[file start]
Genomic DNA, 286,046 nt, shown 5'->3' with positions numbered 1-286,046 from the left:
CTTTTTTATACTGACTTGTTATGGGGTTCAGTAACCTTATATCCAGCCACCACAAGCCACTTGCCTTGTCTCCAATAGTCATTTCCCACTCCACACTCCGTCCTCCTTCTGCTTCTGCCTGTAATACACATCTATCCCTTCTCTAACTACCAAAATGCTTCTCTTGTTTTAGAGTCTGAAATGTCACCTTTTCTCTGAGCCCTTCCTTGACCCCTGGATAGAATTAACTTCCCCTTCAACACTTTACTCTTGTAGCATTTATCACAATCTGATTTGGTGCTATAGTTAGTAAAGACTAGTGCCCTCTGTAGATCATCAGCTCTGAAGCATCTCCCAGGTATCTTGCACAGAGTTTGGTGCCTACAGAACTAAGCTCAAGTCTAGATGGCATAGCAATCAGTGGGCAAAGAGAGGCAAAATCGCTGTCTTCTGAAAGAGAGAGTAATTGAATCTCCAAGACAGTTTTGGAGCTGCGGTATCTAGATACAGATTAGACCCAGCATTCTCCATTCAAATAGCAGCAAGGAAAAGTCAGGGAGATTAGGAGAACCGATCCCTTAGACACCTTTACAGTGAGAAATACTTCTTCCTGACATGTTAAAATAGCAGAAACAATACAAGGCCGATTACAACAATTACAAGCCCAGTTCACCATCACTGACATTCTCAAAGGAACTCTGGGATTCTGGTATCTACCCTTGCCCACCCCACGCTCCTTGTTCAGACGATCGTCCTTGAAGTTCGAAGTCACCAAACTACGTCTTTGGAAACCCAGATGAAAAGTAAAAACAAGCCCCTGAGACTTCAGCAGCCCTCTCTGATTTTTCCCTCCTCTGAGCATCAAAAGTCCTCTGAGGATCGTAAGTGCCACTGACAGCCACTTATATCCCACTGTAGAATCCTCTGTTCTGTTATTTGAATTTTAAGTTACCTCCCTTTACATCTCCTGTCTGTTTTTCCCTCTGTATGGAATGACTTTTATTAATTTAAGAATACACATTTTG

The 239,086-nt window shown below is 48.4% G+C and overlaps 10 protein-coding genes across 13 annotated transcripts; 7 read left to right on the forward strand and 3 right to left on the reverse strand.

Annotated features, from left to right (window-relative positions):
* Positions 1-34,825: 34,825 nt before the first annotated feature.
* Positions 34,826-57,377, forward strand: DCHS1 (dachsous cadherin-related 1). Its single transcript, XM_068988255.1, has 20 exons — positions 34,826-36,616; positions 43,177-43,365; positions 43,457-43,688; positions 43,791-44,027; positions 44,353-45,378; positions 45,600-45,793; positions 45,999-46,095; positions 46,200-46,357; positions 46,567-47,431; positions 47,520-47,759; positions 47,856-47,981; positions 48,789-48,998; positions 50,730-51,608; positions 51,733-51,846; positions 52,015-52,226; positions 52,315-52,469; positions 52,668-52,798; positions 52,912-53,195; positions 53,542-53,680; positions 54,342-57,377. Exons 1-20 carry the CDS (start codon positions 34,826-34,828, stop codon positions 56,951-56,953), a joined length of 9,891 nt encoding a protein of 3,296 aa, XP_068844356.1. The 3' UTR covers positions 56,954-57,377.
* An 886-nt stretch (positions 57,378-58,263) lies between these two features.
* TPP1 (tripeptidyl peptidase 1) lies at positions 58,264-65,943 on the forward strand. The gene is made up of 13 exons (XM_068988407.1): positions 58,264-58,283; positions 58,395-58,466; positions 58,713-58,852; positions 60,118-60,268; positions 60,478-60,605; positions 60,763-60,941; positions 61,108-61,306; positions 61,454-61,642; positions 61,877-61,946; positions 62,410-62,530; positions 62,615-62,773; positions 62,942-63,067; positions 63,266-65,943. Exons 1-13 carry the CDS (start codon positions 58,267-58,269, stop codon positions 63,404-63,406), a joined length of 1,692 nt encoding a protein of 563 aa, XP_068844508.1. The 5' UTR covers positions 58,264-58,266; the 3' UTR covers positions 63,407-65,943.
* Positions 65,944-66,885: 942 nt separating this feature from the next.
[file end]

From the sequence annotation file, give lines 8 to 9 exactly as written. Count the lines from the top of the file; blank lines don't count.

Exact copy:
* TPP1 (tripeptidyl peptidase 1) lies at positions 58,264-65,943 on the forward strand. The gene is made up of 13 exons (XM_068988407.1): positions 58,264-58,283; positions 58,395-58,466; positions 58,713-58,852; positions 60,118-60,268; positions 60,478-60,605; positions 60,763-60,941; positions 61,108-61,306; positions 61,454-61,642; positions 61,877-61,946; positions 62,410-62,530; positions 62,615-62,773; positions 62,942-63,067; positions 63,266-65,943. Exons 1-13 carry the CDS (start codon positions 58,267-58,269, stop codon positions 63,404-63,406), a joined length of 1,692 nt encoding a protein of 563 aa, XP_068844508.1. The 5' UTR covers positions 58,264-58,266; the 3' UTR covers positions 63,407-65,943.
* Positions 65,944-66,885: 942 nt separating this feature from the next.